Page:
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Using imagemagick, awk and kmeans to find dominant colors in images (javier.io)
93 points by rubikscube on Oct 1, 2015 | hide | past | favorite | 34 comments

This is much easier using the LAB color space. I wrote an algorithm using the LAB color space several years ago to achieve something similar:


Will open source it soon, perhaps.

There is an improvement that can be made here. There is no attempt to find the brightest colour. If you look at the dark image, the brightest colours (red) stand out over and above the dark colours. Using this knowledge is an illustration technique. Notice how the red stands out on one image, a small blue line on the other?

This particular algorythm and others that I've seen don't take this into account. Depending on the image, you could also take into account the lightness and darkness to find the dominant colour however small amounts in the image.

Converting to LAB would give you access to the Delta E formulas.

I wrote an introduction to dE here, if you're curious: http://zschuessler.github.io/DeltaE/learn/

Check out the demo page as well, if you're on desktop: http://zschuessler.github.io/DeltaE/demos/de76-chroma-key/

The repo is public domain. Hack around with the library if you'd like!

thankyou @zschuessler, reading thru this now, long time since I've read on colour theory. See what I can lean and play with.

Hmm. I wonder if converting to HSV first would change the results.

HSV is a terrible color model for any human purpose. (To be honest, for any purpose whatsoever, unless it’s required for backwards-compatibility with legacy systems.) HSV, like the RGB model it is a trivial derivative of, has dimensions which are not closely correlated with any color attributes relevant to human perception.

Instead, use a model such as CIECAM02, IPT, CIELAB (from the 70s but not too bad), or Munsell (basically a big lookup table, from experiments done in the 40s).

While I support all statements in your post, it misses the point completely.

This is not at all about "human perception". It's the opposite. The computer is selecting some colors from the picture that it thinks are representative of the color palette used.

When you have a look at the code, the way it is done is that it takes the RGB values as coordinates, randomly selects 3 (or N) clusters, and then caluclates the euclidean distance of all points to their nearest cluster. It continues to randomly select new clusters until it decides that the result doesnt improve anymore at which point it just stops and prints out the coordinates (colors) of the clusters.

It should be immediately clear, that selecting another color model, such as HSL or HSV has a direct impact on the calculated euclidean distance, since these color models are not just simple rotations of the rgb cube. Thus it should lead to other (possibly better) results. I am fairly sure that this is what the parent post was suggesting. The color model used to print out the final colors is/could be independent of the one used internally.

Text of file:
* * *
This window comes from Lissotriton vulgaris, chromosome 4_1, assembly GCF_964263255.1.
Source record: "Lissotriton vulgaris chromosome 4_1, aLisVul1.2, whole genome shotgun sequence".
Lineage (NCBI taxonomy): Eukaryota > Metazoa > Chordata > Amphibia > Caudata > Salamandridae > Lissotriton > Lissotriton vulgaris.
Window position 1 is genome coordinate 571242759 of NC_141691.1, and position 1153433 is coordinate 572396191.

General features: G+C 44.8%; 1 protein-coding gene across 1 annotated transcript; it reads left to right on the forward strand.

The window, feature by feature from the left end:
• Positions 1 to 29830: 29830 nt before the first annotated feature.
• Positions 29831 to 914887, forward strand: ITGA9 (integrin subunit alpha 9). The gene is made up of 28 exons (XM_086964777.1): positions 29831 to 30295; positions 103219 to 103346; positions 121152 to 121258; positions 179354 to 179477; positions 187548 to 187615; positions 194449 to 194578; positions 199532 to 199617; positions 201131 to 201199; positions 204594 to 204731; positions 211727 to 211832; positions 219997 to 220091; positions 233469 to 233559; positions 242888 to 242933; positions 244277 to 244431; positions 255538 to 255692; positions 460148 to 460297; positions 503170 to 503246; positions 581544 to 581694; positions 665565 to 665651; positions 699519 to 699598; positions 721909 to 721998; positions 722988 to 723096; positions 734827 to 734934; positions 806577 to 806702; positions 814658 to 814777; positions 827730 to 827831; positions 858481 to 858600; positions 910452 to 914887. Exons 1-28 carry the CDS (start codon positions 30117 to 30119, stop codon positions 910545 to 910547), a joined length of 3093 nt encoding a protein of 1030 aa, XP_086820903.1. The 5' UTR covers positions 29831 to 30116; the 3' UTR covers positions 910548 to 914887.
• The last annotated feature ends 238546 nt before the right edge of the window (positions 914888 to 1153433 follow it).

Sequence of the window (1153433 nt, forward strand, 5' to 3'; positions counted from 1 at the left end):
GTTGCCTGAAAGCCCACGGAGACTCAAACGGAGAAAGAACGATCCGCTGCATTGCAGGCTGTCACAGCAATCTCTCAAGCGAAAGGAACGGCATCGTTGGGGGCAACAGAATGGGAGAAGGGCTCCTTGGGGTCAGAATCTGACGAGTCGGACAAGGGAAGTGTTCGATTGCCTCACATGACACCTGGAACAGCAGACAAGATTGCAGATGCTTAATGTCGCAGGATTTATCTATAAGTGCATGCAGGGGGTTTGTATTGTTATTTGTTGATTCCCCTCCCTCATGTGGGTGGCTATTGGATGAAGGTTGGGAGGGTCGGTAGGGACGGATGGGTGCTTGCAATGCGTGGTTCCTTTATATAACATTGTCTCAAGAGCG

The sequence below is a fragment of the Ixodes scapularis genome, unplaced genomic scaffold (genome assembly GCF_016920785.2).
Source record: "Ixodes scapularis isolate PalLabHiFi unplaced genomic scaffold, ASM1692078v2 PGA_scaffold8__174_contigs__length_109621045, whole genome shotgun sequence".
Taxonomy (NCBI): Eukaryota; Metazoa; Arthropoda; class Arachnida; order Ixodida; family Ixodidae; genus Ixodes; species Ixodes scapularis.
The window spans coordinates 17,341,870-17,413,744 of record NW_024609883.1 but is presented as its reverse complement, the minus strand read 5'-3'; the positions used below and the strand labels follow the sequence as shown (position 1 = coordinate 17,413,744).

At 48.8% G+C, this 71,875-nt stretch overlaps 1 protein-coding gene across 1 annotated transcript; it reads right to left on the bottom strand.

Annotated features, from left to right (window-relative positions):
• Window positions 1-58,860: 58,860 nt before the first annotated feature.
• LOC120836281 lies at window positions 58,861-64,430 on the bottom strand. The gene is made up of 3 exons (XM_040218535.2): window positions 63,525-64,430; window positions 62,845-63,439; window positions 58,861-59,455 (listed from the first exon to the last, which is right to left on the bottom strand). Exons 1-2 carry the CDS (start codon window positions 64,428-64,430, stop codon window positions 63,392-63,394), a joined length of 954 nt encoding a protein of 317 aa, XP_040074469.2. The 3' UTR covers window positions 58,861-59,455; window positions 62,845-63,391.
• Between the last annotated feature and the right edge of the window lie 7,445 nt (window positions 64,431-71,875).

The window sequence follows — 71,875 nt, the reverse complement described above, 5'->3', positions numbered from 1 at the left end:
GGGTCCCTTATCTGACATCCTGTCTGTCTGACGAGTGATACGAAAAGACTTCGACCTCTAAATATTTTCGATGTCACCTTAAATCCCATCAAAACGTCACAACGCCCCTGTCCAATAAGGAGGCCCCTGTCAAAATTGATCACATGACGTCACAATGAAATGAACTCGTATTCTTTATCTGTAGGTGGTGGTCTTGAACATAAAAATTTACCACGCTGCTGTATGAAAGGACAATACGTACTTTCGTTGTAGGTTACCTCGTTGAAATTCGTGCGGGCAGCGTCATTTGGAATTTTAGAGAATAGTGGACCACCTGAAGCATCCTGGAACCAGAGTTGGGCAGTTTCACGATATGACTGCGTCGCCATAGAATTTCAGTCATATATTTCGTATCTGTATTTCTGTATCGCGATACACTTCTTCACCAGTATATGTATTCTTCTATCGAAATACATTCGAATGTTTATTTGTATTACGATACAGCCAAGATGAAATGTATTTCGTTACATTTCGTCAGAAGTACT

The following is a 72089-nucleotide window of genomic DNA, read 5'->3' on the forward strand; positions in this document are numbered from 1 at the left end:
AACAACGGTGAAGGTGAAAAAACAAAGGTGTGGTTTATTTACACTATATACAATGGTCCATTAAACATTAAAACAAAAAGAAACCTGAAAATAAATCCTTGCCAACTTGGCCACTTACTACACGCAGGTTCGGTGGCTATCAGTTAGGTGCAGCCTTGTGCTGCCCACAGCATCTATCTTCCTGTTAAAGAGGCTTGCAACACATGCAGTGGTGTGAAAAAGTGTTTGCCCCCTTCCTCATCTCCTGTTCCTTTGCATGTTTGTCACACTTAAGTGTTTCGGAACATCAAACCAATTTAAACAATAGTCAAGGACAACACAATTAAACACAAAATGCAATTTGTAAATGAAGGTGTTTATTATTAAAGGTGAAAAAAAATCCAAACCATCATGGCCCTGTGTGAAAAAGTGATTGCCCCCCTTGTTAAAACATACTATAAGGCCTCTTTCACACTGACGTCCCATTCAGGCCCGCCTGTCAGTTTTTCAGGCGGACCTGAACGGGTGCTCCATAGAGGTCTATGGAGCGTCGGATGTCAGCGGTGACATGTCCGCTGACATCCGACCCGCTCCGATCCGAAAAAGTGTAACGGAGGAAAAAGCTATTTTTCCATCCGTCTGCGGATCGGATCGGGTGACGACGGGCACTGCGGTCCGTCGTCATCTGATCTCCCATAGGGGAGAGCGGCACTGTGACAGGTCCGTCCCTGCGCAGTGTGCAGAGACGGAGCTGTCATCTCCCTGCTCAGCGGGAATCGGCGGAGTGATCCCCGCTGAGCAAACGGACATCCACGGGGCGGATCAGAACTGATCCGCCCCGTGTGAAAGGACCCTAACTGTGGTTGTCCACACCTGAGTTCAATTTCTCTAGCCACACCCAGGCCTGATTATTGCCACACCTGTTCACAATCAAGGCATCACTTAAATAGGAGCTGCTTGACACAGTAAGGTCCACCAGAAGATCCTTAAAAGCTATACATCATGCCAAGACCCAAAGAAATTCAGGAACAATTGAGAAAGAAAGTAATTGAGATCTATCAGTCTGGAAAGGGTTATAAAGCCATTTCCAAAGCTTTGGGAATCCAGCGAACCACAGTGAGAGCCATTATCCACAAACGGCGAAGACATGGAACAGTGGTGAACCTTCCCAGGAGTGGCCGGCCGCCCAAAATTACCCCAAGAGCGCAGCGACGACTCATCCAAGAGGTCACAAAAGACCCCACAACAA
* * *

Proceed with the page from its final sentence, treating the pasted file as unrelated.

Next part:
Euclidean distance in RGB or HSV or whatever is a terrible metric for judging color differences in any context. Not only are they poorly matched to human perception, but these models are also useless from the perspective of judging chemical details of surface pigments, or whatever physical thing someone might care about.

But really, since we’re talking about “dominant color”, and “color” is defined with reference to human vision, what we likely care about is the color “clusters” apparent to a human observer. Which means we should work in a color model which accurately represents features relevant to human vision.

(The only time anyone should ever care about RGB is when something is going wrong with their physical display or camera, and the technical details of the I/O medium becomes important to study, or if they are writing software to convert colors represented by a better model <-> RGB for input or output.)

"But really, since we’re talking about “dominant color”, and “color” is defined with reference to human vision, what we likely care about is the color “clusters” apparent to a human observer. Which means we should work in a color model which accurately represents features relevant to human vision."

That was my interpretation. The colour I'm interested in is the difference between two colours, delta E (dE) somewhere in the dE there is a rule-set that will do what I'm describing. cf http://zschuessler.github.io/DeltaE/learn/

I am not sure what you are getting at here.

The models you propose are not what most if any designers use as the purpose is not to manually select best color combinations (there are other ways to do that) but to approach colors a little more structurally.

Whether you calibrate your perception to understand one model or the other doesn't seem to be relevant.

I am glad to be taught something I didn't know, but for now it sounds more like a theoretical claim than an actual useful one.

I think the parent was referring to the lack of properties like perceptual uniformity in RGB or HSV colour spaces. Check out the "Advantages" section on this Wikipedia page: https://en.m.wikipedia.org/wiki/Lab_color_space

You but in this context it seems wrong, but maybe thats just me.

> not what most if any designers use

This is because tool builders originally created their software tools for graphics workstations of the 1970s (at PARC, NYIT, MIT, etc.) / desktop computers of ~1990 (e.g. Adobe Photoshop), and on such slow hardware it was impractical to use better models. Also, the early tool builders were not color scientists, but computer programmers with an amateur understanding of human vision.

It’s inexcusable that designers are still using such poor tools today. Hooray for historical inertia!

Unless you can prove that the results are worse of by using the current model this point is moot.

I personally use my own custom software for many design tasks, and I can tell you from personal experience that better color models make a dramatic improvement. But my methods are currently highly technical and idiosyncratic and closer to experiments than polished tools for non-programmers.

Since the “proof” here involves low-level changes to design tools that have had millions of man-hours of work put into them and don’t provide end-user-accessible hooks into their low-level guts, it isn’t easy for me to “prove” anything to you via Hacker News comment: your “proof” would basically need to be a rewrite from scratch of these complex tools, and I haven’t yet spent the several years of implementation work it would require.